Passiflora Passion flower toxicity


Thanks to Dr. Les King (Forensic Scientist) for his helpful comments re this section. First of all don’t be overconcerned about the information here. Many garden plants are potentially dangerous and Passiflora or Passion flowers are far less so than most. If you only ever eat ripe fruit from shops and markets you will be fine. Passiflora incarnata in particular is even used theraputically. Read more


Passiflora nevertheless contain some very interesting and powerful substances which could become dangerous when concentrated. . Both foliage & unripe fruit are so bitter however that children are unlikely to be tempted by them. I have heard anecdotal evidence though of dogs becoming ill for a day or so after eating the (unripe?) fruit. Read more

Chemical makeup

Herbal Secrets of the Rainforest by Leslie Taylor lists Passiflora as containing Alkaloids, Alpha-alanine, Apigenin, D-fructose, D-glucose, Flavonoids, Gum, Gynocardin, Harmaline, Harmalol, Harmine, Harmol, Homoorientin, Isoorientin, Isovitexin, Kaempferol, Lutenin-2, Luteolin, Maltol, N-nonacosane, Orientin, Passiflorine, Phenylalanine, Proline, Quercetin, Raffinose, Rutin, Saccharose, Saponaretin, Saponarine, Scopoletin, Sitosterol, Stigmasterol, Sucrose, Tyrosine, Umbelliferone, Valine, Vitexin

Some of these compounds, like Gynocardin, are cyanogenic glycosides which when broken down will quickly release cyanide. Others are psychoactive and some people even prepare Passiflora to try to get a legal high. Read more


”Many Passiflora species are cyanogenic (Olafsdottir et al. 1989; Spencer 1988), that is they liberate hydrogen cyanide (HCN) when damaged…Most plants that are cyanogenic contain both a cyanogenic glycoside and the necessary enzyme (a b-glycosidase) that when combined during structural damage to the leaf, as they would be during herbivory, liberate HCN. In most cyanogenic plants, the cyanogenic glycosides are located within the vacuoles of cells while the enzymes are attached to the outside of the cell wall (Gruhnert et al. 1994). Therefore, for Cyanogenesis to occur cells must be lysed (broken) and the intracellular contents, include the vacular contents, must spill into the intercellular spaces. Because cyanide is toxic to so many species, cyanogenesis acts as a defense against many potential predators (Jones 1988; Nahrstedt 1985; Schappert & Shore 1999). However, to some species (including the two butterflies in the population study) that have adapted to use cyanogenic species as host plants, differing levels of cyanogenesis among individual plants may have implications for the use of plants in the population.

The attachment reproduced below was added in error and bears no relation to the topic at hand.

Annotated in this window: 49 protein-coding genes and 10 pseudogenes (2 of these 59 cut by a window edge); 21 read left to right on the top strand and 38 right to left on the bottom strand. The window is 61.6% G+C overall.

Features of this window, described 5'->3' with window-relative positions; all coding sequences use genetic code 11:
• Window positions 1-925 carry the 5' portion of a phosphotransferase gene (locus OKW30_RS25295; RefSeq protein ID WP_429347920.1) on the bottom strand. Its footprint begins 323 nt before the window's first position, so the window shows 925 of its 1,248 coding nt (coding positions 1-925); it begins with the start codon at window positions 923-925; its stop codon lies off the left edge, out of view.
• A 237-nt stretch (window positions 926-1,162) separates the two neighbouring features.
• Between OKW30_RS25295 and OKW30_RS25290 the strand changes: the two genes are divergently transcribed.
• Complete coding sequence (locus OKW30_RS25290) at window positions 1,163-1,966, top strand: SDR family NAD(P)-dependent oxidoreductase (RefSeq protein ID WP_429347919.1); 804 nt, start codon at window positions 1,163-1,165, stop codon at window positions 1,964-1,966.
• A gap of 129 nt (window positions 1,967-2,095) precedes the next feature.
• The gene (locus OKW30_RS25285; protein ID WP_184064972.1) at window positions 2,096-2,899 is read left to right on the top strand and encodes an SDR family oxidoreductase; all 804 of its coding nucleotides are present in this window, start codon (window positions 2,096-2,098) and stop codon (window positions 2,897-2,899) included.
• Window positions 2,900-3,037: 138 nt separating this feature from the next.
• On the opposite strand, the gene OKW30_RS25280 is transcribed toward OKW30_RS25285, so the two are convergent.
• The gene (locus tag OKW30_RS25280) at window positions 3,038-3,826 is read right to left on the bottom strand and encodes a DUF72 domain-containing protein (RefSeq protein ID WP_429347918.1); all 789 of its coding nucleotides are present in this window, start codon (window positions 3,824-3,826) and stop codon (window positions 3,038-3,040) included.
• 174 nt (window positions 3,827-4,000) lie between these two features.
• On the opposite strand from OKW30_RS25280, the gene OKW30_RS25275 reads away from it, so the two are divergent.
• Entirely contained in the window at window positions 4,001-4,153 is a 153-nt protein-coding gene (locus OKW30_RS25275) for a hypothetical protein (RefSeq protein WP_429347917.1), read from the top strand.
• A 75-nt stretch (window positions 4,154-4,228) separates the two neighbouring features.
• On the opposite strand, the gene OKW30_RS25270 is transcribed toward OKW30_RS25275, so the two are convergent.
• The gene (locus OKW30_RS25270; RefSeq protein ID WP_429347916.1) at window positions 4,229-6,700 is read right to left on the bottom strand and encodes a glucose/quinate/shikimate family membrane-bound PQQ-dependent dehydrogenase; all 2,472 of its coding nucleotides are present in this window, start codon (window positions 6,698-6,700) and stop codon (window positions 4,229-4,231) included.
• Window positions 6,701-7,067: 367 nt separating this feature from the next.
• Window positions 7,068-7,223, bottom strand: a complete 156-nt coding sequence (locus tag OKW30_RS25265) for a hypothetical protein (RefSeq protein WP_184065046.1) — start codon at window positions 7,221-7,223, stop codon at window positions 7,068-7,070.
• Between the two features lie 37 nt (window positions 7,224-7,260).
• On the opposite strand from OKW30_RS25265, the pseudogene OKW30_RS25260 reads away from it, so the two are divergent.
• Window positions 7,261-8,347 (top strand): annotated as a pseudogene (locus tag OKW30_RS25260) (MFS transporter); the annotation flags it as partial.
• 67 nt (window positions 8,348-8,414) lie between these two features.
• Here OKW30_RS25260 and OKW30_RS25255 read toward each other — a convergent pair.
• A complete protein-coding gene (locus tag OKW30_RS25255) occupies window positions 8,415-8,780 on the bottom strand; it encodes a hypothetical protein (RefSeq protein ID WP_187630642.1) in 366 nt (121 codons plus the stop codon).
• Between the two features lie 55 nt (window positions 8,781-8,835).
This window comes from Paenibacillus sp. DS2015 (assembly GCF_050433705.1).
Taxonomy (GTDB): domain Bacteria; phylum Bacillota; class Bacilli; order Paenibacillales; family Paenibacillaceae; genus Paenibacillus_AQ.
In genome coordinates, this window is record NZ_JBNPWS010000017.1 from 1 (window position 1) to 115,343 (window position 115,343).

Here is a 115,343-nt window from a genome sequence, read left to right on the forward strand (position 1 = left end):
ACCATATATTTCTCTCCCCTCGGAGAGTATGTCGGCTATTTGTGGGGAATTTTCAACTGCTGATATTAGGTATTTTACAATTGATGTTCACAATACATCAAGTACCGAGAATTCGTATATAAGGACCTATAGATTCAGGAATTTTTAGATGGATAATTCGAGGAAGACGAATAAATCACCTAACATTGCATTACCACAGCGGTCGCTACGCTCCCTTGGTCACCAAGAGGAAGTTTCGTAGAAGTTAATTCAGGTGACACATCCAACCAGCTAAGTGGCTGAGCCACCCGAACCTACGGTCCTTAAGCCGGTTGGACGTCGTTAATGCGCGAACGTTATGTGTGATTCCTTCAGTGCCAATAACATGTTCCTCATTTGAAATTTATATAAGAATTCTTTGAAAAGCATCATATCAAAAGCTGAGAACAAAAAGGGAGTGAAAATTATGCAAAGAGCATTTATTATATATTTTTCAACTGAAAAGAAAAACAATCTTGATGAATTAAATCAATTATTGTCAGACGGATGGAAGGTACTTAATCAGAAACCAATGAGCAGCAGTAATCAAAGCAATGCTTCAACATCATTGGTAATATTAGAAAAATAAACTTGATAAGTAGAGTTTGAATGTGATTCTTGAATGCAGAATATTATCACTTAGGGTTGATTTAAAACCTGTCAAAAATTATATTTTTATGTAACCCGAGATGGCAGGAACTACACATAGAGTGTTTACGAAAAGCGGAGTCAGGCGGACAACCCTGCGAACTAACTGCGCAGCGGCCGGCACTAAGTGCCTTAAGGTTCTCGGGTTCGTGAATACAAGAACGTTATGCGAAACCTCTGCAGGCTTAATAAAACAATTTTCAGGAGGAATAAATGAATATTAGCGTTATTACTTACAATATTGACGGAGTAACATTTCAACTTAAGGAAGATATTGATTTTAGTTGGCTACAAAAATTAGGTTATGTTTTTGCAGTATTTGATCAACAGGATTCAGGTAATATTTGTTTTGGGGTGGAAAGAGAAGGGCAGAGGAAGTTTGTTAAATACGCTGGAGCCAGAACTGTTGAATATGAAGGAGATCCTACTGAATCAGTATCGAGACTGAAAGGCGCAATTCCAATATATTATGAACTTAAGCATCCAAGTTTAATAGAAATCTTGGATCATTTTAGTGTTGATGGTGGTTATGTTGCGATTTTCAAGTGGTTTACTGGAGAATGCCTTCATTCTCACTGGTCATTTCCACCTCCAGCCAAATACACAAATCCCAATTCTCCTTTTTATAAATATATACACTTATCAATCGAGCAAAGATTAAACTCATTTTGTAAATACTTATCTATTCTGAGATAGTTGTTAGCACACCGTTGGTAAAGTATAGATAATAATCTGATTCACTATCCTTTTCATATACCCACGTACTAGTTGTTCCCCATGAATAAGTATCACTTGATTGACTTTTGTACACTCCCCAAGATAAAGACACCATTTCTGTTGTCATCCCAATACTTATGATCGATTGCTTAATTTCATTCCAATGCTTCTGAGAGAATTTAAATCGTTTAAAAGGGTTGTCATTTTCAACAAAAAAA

The Passifloraceae and allied families (including Flacourtiaceae and Turneraceae) possess an unusual HCN chemistry where the cyanogenic glycosides have a cyclopentenyl structure, that is, they are aromatic compounds with an additional 5-member ring (Tober & Conn 1985). Both a cyclopentenyl cyanogenic glycoside (gynocardin) and its specific B-glycosidase have been isolated from P. incarnatatissue (Spencer & Seigler 1984)…”

Extracts above from Cyanogenesis in Passiflora incarnata:
Rosbanak S. Masouri and Phil Schappert
Integrative Biology, C0930, University of Texas at Austin, 1 University Station, Austin, TX 78712-0253 Passiflora 12(2): 22-23